He said the Buhari administration was in for a total reform of the economy, adding he had promised the President that the maritime sector would contribute substantially to the nation’s GDP.
Also commenting on the planned audit, the Executive Secretary/ Chief Executive of the NSC, the Port Economic Regulator (PER), Hassan Bello, said: “the planned review is aimed carrying out a clinical analysis on the concession, improving on the milestones achieved and correcting its flawed aspects, especially in the area of charges, clearing processes, among other issues. To achieve that, we are involving all relevant stakeholders in the maritime sector because their inputs are necessary for this review”, he stated.
Meanwhile, a maritime expert and member of the Presidential Committee on Port Reforms, Lucky Amiwero, has also called for the audit of the operators and a review of their agreement with the NPA.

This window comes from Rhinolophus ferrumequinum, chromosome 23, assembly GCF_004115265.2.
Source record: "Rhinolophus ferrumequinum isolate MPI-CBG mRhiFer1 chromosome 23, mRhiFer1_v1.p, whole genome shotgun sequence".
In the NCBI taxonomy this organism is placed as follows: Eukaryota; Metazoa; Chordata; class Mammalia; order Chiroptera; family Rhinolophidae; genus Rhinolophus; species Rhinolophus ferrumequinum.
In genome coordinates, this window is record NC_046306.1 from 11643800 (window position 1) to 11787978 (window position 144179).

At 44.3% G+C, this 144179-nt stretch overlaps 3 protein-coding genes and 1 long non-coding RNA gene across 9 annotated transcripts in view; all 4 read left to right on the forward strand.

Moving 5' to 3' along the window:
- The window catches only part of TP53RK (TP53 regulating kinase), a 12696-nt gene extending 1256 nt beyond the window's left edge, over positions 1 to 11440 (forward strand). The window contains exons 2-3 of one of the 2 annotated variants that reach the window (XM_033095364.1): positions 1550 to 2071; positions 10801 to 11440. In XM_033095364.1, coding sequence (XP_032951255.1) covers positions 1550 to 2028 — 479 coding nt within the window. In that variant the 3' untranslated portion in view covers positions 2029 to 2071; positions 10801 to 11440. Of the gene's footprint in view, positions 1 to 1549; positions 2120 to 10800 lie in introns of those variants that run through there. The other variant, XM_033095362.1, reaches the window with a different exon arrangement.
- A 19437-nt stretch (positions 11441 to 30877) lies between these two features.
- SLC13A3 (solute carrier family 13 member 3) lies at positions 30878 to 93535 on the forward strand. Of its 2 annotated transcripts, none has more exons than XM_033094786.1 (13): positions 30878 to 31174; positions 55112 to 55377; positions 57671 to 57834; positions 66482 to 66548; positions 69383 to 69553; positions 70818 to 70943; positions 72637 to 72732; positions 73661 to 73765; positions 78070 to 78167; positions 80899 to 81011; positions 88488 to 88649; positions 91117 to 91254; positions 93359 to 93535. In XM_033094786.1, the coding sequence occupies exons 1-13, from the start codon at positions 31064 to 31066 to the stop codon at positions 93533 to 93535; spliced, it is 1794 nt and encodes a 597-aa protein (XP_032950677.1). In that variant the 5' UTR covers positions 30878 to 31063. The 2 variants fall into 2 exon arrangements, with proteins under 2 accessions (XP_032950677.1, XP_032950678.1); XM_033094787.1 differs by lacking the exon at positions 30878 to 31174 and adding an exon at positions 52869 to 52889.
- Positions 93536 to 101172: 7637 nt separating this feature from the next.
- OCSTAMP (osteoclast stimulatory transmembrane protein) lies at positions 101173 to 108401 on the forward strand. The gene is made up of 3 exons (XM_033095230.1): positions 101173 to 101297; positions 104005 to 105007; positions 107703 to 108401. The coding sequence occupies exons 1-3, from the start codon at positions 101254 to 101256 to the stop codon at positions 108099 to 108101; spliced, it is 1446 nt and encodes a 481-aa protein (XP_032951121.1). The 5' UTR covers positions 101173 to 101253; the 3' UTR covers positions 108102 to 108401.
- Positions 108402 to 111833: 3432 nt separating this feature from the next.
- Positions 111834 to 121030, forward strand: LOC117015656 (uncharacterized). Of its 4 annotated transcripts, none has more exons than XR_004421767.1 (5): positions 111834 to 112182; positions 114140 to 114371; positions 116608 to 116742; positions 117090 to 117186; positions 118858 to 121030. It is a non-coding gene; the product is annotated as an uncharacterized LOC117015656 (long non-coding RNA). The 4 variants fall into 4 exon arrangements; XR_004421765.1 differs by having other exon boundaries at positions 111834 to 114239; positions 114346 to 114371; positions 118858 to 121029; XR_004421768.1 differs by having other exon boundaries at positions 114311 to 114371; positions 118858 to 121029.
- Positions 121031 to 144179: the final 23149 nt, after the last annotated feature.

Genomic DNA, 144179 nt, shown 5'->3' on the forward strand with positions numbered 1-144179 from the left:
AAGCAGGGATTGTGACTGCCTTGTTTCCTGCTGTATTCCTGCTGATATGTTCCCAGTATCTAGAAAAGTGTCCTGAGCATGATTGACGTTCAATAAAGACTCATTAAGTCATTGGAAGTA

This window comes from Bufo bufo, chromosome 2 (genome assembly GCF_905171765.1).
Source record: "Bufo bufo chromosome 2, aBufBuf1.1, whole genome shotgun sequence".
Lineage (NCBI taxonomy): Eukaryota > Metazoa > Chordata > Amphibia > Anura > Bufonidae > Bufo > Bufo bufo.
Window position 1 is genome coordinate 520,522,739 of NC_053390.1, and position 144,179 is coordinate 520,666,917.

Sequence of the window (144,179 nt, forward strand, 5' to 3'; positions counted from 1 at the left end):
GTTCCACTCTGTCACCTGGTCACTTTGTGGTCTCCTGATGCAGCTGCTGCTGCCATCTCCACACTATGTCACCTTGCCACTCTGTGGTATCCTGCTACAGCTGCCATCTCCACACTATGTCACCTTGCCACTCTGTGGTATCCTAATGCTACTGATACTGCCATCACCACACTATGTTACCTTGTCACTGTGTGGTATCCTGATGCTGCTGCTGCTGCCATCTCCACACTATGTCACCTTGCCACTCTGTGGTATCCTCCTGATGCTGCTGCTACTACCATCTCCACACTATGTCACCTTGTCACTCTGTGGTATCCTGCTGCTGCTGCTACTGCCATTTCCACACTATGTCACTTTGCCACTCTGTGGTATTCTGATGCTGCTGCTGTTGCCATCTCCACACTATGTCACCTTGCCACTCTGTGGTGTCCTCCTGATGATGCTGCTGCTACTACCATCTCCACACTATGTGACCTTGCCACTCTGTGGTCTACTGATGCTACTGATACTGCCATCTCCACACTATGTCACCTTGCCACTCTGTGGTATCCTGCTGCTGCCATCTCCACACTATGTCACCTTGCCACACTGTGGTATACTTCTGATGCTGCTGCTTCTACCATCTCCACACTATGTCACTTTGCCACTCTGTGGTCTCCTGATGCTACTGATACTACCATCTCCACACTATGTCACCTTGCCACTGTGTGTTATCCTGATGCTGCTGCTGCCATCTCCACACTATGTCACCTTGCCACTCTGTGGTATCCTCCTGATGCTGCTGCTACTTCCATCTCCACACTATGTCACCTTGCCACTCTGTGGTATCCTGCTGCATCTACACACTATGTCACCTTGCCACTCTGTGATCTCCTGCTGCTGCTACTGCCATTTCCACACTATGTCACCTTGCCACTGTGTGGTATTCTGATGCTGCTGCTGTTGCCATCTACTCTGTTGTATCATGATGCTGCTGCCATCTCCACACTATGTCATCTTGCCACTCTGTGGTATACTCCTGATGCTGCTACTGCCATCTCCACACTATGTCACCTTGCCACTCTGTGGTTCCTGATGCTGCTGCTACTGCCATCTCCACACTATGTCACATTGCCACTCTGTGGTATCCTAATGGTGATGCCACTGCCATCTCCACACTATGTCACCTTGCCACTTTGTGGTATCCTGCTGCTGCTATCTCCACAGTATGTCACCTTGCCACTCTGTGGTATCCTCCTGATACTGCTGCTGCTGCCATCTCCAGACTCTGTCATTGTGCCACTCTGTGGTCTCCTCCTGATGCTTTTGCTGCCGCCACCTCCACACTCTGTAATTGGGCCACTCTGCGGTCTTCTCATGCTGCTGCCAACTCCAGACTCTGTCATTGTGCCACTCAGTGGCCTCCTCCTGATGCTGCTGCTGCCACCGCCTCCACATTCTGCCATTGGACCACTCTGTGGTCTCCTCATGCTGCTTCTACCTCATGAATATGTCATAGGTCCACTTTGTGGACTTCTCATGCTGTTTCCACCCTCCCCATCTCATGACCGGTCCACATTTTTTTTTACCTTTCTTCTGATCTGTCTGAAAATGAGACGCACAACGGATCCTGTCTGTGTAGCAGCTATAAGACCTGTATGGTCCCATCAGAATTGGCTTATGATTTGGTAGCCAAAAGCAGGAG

“That 2006 concession exercise was done wrongly. It was not backed up by any law. What they did was mere lease agreement, which was mainly for land. A true port concession should adopt the landord’s model, which has various components like marine, port operation and regulation. Going forward, there are issues to address like traffic, tariff, infrastructure, labour among others. They are fed into the concession. But all these were lacking in the 2006 concession agreement. There was no regulator and, therefore, no law. This created private sector monopoly. Compare our charges to others in the sub-region. We’re the highest and yet with processes and procedures that are not competitive. So, to me, there is little success so far. So, if some concessionaires’ tenures have expired, let